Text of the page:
With the end of the 2006 tax year in sight, donors are carefully considering where they might direct their year-end charitable gifts. Often, UAB is a preferred destination. In this issue, the UAB Reporter features an interview with Shirley Salloway Kahn, Ph.D., vice president for Development, Alumni and External Relations at UAB, on the support the university receives.
REPORTER: In fiscal year 2005-06, UAB raised approximately $74.9 million from some 21,546 private donors. This represented the second highest fiscal year total of gifts and pledges in UAB’s history. To what do you attribute this success?
KAHN: We believe that telling the stories of the accomplishments of UAB’s faculty, staff and students makes a compelling case to donors for supporting programs throughout the university and the health system. Because of UAB’s size and the scope of its programs, potential donors to UAB can find numerous programs to attract their interest and attention and, ultimately, their philanthropic support. For ex-ample, a donor might decide to help build a new facility, or support a faculty member’s research or help a student fund her education through an academic scholarship. Other donors may choose to direct funds to the arts, athletics, student activities and campus beautification projects.
No matter what projects were presented to them, our donors – especially donors in the Birmingham community – have responded generously, as shown by the almost $75 million in support past year. In fact, in the past 36 months, more than $211.8 million in gifts and pledges have been committed through our “Maintaining the Momentum” effort. What is all the more extraordinary about this generosity is that these additional gifts and pledges came immediately following the successful conclusion of the Campaign for UAB, which raised $388.7 million.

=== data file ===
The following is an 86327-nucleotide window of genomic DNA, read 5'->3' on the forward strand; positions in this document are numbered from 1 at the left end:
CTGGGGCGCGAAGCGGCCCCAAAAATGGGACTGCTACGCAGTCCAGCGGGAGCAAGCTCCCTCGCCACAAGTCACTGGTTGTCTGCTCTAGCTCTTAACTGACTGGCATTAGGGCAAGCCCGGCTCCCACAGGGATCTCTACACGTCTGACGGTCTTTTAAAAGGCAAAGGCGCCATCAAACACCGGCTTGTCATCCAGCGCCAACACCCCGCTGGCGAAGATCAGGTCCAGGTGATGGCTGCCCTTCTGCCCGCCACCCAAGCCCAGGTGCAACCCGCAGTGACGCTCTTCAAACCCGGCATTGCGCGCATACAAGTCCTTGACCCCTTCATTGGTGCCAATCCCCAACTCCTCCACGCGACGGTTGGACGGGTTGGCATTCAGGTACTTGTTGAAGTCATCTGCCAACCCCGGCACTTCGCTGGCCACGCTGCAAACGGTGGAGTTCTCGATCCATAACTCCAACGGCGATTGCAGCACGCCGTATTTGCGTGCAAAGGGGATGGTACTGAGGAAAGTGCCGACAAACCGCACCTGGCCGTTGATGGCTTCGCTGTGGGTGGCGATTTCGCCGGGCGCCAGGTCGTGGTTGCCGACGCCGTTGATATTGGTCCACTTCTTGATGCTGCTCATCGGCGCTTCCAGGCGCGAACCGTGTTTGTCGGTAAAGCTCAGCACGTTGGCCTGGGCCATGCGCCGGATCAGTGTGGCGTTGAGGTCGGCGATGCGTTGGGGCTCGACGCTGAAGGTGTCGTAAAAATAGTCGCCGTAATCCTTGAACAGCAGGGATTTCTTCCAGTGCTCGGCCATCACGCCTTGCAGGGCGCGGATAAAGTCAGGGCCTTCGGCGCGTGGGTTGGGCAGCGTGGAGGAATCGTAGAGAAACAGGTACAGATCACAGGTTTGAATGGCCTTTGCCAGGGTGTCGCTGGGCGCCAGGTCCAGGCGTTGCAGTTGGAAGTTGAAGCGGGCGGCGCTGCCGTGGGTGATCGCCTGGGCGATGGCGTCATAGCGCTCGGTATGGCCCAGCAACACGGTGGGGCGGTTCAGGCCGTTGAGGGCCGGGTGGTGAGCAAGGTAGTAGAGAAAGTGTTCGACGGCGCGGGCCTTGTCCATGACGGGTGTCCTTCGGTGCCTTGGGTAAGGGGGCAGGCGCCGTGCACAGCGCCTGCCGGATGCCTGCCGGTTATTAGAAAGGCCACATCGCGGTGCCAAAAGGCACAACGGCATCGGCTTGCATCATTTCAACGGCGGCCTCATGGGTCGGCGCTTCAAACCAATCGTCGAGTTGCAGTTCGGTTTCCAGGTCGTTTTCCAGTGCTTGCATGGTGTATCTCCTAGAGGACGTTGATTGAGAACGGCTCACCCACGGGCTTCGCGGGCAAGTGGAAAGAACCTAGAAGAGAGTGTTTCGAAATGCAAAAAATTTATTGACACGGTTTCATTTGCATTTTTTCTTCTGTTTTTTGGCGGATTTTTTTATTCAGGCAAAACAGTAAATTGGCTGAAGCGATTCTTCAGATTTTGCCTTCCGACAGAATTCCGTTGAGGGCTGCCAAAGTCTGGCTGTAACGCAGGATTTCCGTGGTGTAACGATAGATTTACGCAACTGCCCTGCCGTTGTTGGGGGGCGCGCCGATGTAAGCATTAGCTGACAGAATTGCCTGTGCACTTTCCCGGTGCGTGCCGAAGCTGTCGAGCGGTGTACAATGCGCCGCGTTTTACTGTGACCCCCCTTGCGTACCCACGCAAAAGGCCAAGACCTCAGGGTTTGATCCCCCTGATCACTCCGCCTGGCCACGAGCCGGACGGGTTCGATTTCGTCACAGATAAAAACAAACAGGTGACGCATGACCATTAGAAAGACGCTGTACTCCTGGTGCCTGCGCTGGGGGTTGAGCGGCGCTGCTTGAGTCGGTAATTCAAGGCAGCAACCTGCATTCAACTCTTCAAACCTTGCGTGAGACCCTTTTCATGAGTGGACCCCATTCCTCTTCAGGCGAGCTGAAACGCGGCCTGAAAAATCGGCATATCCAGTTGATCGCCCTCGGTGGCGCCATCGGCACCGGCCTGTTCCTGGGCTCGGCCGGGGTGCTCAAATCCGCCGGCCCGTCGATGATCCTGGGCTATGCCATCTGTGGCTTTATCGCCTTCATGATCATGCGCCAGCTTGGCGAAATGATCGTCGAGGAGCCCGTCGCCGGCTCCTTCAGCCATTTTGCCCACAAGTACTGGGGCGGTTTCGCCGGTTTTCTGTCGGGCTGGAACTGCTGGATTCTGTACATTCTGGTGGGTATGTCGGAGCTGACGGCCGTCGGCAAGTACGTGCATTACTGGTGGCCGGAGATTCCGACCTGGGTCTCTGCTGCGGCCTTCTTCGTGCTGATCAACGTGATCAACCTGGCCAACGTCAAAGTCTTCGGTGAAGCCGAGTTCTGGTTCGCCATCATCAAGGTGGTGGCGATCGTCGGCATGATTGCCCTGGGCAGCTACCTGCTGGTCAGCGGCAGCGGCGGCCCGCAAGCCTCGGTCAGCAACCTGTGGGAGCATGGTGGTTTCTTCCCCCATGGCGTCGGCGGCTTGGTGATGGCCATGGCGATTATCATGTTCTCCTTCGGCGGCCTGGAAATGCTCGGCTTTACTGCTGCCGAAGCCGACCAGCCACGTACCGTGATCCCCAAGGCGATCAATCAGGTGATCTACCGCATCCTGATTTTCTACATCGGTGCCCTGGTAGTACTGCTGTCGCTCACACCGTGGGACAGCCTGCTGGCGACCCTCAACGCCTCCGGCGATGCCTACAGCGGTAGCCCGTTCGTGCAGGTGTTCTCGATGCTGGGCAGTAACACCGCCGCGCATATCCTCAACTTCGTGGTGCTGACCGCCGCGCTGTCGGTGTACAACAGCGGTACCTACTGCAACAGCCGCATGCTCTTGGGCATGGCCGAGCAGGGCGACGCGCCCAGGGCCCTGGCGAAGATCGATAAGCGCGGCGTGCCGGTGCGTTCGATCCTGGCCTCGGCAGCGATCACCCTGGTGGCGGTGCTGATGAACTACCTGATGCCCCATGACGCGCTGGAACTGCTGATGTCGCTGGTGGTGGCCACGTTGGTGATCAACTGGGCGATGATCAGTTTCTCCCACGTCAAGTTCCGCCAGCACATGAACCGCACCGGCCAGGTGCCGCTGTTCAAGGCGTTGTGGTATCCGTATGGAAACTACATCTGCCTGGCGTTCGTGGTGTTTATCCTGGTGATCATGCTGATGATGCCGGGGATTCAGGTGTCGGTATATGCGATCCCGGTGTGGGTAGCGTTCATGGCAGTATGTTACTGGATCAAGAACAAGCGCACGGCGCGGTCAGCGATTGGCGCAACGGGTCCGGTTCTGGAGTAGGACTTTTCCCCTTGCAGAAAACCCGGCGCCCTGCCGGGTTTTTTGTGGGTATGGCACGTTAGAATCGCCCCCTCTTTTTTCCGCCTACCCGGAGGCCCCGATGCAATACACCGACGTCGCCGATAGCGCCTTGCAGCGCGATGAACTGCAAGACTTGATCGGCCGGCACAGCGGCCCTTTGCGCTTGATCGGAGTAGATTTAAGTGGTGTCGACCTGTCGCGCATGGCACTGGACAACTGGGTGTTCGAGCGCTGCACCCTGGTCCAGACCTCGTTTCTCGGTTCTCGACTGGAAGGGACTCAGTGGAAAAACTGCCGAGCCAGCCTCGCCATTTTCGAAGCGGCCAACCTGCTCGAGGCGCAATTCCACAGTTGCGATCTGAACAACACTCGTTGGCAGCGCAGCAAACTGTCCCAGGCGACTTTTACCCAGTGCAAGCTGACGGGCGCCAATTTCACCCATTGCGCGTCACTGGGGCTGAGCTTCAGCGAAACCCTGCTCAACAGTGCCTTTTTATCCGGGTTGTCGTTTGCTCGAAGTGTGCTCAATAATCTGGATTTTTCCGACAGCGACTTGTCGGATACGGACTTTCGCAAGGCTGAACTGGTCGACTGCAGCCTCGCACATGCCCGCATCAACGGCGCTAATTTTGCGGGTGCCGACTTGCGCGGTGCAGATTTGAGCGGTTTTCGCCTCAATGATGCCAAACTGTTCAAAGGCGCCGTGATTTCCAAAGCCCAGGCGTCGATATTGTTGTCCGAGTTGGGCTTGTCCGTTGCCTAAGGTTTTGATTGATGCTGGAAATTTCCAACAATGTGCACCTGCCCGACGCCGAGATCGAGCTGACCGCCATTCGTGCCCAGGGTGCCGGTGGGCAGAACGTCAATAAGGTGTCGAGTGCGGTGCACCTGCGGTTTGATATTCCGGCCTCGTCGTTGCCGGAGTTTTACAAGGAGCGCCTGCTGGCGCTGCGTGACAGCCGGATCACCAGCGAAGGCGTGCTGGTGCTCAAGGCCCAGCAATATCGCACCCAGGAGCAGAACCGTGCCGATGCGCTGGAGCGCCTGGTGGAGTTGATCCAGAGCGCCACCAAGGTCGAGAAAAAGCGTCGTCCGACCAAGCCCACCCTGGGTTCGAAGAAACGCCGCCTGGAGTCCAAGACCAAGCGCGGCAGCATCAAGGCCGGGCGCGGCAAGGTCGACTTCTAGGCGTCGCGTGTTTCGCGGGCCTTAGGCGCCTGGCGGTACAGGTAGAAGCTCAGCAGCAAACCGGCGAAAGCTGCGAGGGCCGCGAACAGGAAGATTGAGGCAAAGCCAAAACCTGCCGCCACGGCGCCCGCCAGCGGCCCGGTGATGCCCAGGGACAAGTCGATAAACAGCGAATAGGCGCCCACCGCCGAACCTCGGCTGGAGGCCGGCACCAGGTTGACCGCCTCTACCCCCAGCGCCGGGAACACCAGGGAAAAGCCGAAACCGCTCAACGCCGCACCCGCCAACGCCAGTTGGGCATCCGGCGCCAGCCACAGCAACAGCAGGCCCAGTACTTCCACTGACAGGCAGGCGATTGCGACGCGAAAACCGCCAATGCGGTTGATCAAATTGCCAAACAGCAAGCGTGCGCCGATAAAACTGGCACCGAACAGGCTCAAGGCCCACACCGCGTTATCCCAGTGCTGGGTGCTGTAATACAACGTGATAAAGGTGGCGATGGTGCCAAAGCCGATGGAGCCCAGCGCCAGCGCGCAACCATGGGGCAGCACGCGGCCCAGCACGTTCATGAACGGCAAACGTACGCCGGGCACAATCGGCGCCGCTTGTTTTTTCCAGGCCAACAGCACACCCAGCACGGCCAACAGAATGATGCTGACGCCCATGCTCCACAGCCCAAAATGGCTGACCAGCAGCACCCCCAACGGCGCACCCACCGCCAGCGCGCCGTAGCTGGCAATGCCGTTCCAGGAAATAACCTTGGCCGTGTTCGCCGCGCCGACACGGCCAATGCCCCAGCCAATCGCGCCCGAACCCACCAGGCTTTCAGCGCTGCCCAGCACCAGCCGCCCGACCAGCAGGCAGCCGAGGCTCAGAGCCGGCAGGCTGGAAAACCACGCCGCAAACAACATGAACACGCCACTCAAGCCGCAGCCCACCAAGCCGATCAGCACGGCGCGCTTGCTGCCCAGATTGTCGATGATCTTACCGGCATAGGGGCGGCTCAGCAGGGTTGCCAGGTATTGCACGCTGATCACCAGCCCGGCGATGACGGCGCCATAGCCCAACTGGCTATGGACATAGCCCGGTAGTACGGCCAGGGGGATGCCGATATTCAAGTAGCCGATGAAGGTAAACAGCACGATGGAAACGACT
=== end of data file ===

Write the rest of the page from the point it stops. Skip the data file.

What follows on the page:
REPORTER: Can you describe one significant gift illustrating how donors choose their focus for giving?
KAHN: W. Cobb “Chip” Hazelrig, a Mountain Brook businessman, has comm-itted $5 million to help build the Hazelrig-Salter Radiation Oncology Facility. Chip had a personal interest in radiation therapy as his father had received treatment at UAB. In addition, Chip’s family had been very close to Dr. S. Merle Salter and Dr. Paul Salter. When we announced the Rays of Hope Campaign for private support to build the Radiation Oncology Center, Chip attended a presentation about the facility and the need it would fulfill. After follow-up from UAB, Chip decided that he wished to target his philanthropy to this project by naming the facility in his parents’ honor and to honor the outstanding work of the Salters. In Chip’s case, the opportunity to make a difference could be found in this magnificent gift for facilities.
REPORTER: How have our alumni made a difference?
KAHN: Alumni have played and continue to play a role not only in fund raising, but also in volunteering their time in service to their particular schools and the university at large. One of our priorities in the past few years has been to create an overall structure that enables alumni of every discipline to become engaged in UAB. The University Alumni Council was created to bring together members of the National Alumni Society, as well as members of the constituent societies in Medicine, Dentistry, Health Professions and Optometry. Today, almost 8,000 members are active.
REPORTER: If a member of the UAB family wants to make a gift to the university before year’s end, how might they best accomplish this?
KAHN: All of our schools and many units in the School of Medicine have development directors. By contacting them, you can learn where important needs could be helped with private support. Alternatively, you can go online and make a gift today.